Justin Munio

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Financial Aid | Choosing a College | March 28, 2012

How to Dissect a Financial Aid Award Letter

By Justin Munio | For StudentAdvisor.com

The amount of correspondence your student gets from colleges can be staggering. Before they’re even accepted you’ll be getting mountains of brochures, pamphlets, and other marketing materials. Then, once they do get in, even more information gets sent your way: housing forms, deposit slips, acceptance letters, campus information, and more.

There is one piece of mail you’ll be getting that should be studied carefully, since it will have a pretty big impact on your wallet. That is the financial aid award letter. However, be aware that some colleges are moving towards electronic financial award letters. This means that rather than getting an envelope in the mail, you get login instructions in an email for the college’s website. So with all your emails coming in during this time, be sure to keep an eye out for it!


Your award letter may look simple enough, but packed into that piece of paper is information on how much money your student is getting from the college, as well as how much your family will be expected to pay. No, it isn’t the same thing as a college bill, but it does serve the same purpose: letting you know how much college is going to cost.

Break Down the Different Types of Financial Aid

Award letters will typically contain one or more of the following components: Scholarships, Grants, Work-Study, and Student Loans. How much your student receives depends on many things (Merit, your EFC, Demonstrated Need, Cost of Attendance to name a few) but the goal here is to define each and figure out what they mean to your bottom line.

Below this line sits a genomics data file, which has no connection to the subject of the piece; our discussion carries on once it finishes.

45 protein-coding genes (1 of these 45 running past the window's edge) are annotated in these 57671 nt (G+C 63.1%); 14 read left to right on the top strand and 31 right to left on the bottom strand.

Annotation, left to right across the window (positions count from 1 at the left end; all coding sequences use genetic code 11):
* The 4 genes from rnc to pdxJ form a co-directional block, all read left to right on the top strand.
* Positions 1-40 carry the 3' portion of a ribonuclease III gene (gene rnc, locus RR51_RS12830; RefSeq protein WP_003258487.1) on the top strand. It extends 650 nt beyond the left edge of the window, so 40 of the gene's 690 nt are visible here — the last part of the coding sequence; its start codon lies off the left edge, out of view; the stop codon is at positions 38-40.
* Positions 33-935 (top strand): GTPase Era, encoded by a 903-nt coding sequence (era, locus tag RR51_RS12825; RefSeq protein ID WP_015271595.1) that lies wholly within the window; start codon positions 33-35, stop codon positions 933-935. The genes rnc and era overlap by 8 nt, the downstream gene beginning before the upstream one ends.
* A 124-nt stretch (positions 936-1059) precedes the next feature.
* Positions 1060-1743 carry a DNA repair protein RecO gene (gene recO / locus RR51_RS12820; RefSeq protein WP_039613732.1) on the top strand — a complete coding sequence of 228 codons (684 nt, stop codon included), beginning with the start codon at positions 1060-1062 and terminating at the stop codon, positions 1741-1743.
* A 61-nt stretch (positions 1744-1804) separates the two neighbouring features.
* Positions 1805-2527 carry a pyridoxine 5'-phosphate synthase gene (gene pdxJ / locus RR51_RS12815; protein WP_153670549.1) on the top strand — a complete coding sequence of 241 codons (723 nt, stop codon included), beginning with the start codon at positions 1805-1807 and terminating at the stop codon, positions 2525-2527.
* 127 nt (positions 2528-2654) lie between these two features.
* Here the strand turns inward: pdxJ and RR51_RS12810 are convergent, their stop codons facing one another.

Scholarships and Grants
Scholarships and Grants are forms of “free money”. This means that they do not have to be paid back to the college, the government, or whoever it was that gave them out. Every college has their own criteria for awarding this money, but typically we find that scholarships are Merit-Based (meaning they are contingent upon student grades, test scores, etc) and grants are Need-Based (meaning they are contingent on the family’s financial picture).

If a scholarship or grant is Merit-Based, it is important to find out what the criteria is to keep that money. Your student may have to maintain a certain GPA in order to continue receiving those funds, something that is good to know in advance.

Federal Work-Study
Work-Study is a form of “self-help”, meaning you aren’t just given the money up front. In this case, you have to work for it. This is usually done by getting a job on campus and working a set amount of hours every week. The student is paid at least minimum wage either weekly or biweekly. It is important to note that Work-Study does not come directly off the bill. Instead, the student works, gets paid, and is then expected to apply those funds to the college bill. Whether the student does this or not is another question entirely, but this is the concept of Work-Study.

Student Loans
Student Loans are also a form of “self-help”, because in this case the money eventually has to be paid back. The most common student loans are Stafford Loans (subsidized and unsubsidized) and Perkins Loans.

Federal Stafford Loans and Federal Perkins Loans are good because they are fixed rate, government guaranteed, do not require a co-signer or credit check, and payment is typically deferred until after the student graduates.

Be Careful of PLUS Loans!

It should be noted that PLUS loans, which are parent loans, are NOT a form of financial aid. Some colleges put these loans on their award letters, but don’t be fooled. Sure, the PLUS program is a federal program where parents can borrow for their student’s education, but it is NOT considered financial aid.

Student Positioning vs. Financial Positioning

While every college awards financial aid differently, these are the four main types of aid that your student could receive. Of course we’d like to see more scholarship and grant money than anything else, but that depends on Student Positioning (for Merit money) and Financial Positioning (for Need-Based money). These are also important topics, but for another day and another article. Until next time…